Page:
iii. It’s hard to make any progress with race and inequality when the ignorance of the privileged demographic is self-imposed. According to a 2019 Gallop poll, race & inequality is still a bipartisan chasm between racial demographics. The Gallop poll reported that 67% of White people believe Black people have equal job opportunities, compare that to Black people at 30%. Additionally, when surveyed 15% of White people viewed race relations in the United States as a problem, which is significantly less than the 45% of Black people who reported the same (M. Younis; Gallop poll, 2019).
iv. The misuse of the Bureau of Justice Statistics (BJS) that lists Black people committing more violent crimes at a higher rate than White offenders. — (FACT) This claim is incredibly misleading. It does not explain other key environmental & behavioral factors that may influence that data. There are differing schools of thought on the specific causes of criminal behavior but poverty is a big one. A study published by the Brookings Institute found a significant relationship between poverty and the crime rate. By following the incarnation rate of individuals before and after prison. The data tracked low-income areas with an employment rate of only 49%. Just 3 years prior to incarceration the median income of those individuals was $6,250. Only 13% earned more than $15,000. These numbers didn’t relatively change after they were released from prison. (Gilna D., Brookings Institute Finds a Direct Connection Between Poverty Rates and Crime Rates, 2018). Income inequality between races in America is an unfortunate fact. According to the most recent data from the U.S. Census Bureau’s: Poverty Threshold, Blacks are overrepresented in the poverty rate. Blacks in America represent 13.2% of the total-population but 23.8% of the poverty rate. (J. Creamer: Inequalities Persist Despite Decline in Poverty For All Major Race and Hispanic Origin Groups. 2019).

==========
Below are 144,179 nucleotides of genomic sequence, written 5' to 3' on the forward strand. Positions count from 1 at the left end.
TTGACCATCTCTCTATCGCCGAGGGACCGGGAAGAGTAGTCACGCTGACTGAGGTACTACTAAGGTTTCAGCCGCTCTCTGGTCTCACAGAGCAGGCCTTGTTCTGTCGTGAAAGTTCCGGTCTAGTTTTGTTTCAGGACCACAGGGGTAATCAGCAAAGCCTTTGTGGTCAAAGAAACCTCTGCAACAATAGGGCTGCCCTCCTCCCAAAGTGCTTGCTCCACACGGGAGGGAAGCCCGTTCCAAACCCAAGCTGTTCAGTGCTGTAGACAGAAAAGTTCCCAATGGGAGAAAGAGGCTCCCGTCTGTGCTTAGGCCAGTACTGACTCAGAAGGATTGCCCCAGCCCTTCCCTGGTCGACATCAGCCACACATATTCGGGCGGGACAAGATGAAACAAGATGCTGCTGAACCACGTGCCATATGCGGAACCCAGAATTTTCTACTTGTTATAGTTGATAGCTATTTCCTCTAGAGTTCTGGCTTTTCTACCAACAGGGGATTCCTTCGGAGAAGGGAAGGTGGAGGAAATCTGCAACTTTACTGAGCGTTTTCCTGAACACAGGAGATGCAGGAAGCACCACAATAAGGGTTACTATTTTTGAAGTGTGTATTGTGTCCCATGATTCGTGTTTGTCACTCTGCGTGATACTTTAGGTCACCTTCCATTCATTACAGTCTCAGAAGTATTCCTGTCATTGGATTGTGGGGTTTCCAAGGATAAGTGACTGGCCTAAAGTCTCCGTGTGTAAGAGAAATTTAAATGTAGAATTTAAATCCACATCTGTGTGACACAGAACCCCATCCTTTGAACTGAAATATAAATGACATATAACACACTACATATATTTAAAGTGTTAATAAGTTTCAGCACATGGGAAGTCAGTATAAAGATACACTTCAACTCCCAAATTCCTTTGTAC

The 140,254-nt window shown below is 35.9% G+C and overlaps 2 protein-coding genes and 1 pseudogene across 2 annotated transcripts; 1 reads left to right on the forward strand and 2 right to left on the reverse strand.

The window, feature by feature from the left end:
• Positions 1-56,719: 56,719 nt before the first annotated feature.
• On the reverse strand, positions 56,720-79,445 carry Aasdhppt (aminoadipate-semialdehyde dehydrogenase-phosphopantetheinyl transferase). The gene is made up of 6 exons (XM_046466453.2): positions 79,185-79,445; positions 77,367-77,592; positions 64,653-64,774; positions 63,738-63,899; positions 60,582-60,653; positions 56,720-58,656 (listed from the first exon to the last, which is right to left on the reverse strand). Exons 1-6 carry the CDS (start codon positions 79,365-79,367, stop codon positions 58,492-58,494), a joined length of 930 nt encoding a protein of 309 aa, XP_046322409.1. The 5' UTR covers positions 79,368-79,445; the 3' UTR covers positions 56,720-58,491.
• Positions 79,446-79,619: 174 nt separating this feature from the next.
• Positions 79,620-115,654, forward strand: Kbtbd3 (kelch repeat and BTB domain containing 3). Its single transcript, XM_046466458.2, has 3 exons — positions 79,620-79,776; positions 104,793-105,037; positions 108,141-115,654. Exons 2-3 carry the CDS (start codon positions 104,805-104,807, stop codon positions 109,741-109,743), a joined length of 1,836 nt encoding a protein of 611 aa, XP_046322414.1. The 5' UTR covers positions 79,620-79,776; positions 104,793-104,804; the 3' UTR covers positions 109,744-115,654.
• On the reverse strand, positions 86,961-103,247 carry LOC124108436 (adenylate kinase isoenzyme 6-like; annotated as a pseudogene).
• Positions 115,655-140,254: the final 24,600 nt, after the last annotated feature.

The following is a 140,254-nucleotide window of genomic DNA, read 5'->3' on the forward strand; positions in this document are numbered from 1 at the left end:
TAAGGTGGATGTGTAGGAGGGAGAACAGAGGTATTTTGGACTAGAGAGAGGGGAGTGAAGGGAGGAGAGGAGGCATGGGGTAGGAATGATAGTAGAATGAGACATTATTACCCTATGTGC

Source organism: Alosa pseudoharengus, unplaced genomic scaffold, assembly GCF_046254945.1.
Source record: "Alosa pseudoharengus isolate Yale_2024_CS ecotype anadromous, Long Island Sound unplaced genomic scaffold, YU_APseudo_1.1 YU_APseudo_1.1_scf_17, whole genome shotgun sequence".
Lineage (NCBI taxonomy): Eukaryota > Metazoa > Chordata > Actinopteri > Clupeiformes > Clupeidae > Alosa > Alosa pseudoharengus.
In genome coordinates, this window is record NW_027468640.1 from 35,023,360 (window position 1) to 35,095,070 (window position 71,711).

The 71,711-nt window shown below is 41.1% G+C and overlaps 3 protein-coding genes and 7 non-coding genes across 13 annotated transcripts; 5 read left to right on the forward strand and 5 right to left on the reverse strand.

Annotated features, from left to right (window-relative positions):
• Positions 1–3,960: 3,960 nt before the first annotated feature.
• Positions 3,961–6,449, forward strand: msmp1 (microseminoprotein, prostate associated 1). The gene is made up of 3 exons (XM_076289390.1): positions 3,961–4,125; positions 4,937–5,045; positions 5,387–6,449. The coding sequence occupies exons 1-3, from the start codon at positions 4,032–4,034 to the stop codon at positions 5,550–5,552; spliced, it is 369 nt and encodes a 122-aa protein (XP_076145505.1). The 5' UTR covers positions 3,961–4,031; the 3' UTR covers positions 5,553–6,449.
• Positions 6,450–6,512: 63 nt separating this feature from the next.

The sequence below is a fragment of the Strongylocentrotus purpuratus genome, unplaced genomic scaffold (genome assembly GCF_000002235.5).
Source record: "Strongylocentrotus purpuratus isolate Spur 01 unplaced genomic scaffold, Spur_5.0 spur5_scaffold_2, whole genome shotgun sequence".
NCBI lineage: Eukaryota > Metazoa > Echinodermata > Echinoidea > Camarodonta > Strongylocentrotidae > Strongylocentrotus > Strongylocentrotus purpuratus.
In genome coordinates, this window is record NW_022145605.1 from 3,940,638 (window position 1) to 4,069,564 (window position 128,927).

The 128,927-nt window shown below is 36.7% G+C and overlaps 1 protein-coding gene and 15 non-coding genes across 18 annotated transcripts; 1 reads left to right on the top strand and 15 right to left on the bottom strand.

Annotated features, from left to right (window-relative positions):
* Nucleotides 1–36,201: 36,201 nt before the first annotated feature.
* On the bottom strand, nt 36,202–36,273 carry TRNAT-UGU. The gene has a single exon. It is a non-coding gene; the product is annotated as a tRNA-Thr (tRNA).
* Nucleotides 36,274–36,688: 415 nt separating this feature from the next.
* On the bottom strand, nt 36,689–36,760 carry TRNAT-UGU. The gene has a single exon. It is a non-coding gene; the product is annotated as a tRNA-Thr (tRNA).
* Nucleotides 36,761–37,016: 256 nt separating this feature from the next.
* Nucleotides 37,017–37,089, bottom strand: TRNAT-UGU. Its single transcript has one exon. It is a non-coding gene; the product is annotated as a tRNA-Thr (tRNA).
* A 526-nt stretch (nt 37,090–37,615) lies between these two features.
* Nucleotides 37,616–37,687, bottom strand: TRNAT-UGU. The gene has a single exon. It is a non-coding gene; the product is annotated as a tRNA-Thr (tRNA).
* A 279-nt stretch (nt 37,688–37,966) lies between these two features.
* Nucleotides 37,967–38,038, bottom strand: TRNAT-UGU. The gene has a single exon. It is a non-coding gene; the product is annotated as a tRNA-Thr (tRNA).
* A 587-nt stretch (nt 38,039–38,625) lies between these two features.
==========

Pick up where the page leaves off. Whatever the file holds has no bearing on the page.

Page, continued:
Furthermore, if we want to understand what affects criminal behavior in specific racial demographics we must factor in comparative data (i.e. the poverty rate and breakdown of family structures). Consider the fact that 67% of Black adolescence live in single-parent homes compared to 23% of the general population (A. E. Casey Foundation, 2011; U.S. Census Bureau, 2009). Compared with another study which shows that the generational breakdown of Black youths and single-parent homes play a major role in influencing negative behavioral tendencies further in life (Parent, J., Jones, D. J., Forehand, R., Cuellar, J., & Shoulberg, E. K. 2013).
v. How can America be racist when we elected a Black Attorney General & President? — In psychology and behavioral economics, there is a term known as the ‘moral licensing effect‘. Our psychology is such that we use past good deeds to justify future immoral behaviors. You may have heard someone say, “I have Gay or Black friends” while committing to homophobic and racist positions. In 2010, Stanford University researchers published a study that describes this phenomenon by showing how vicarious thoughts can drive us towards racial justification in the areas of political correctness and prosocial behaviorism. (A. C. Merritt*, D. A. Effron, and B. Monin; Moral Self-Licensing: When Being Good Frees Us to Be Bad. 2010).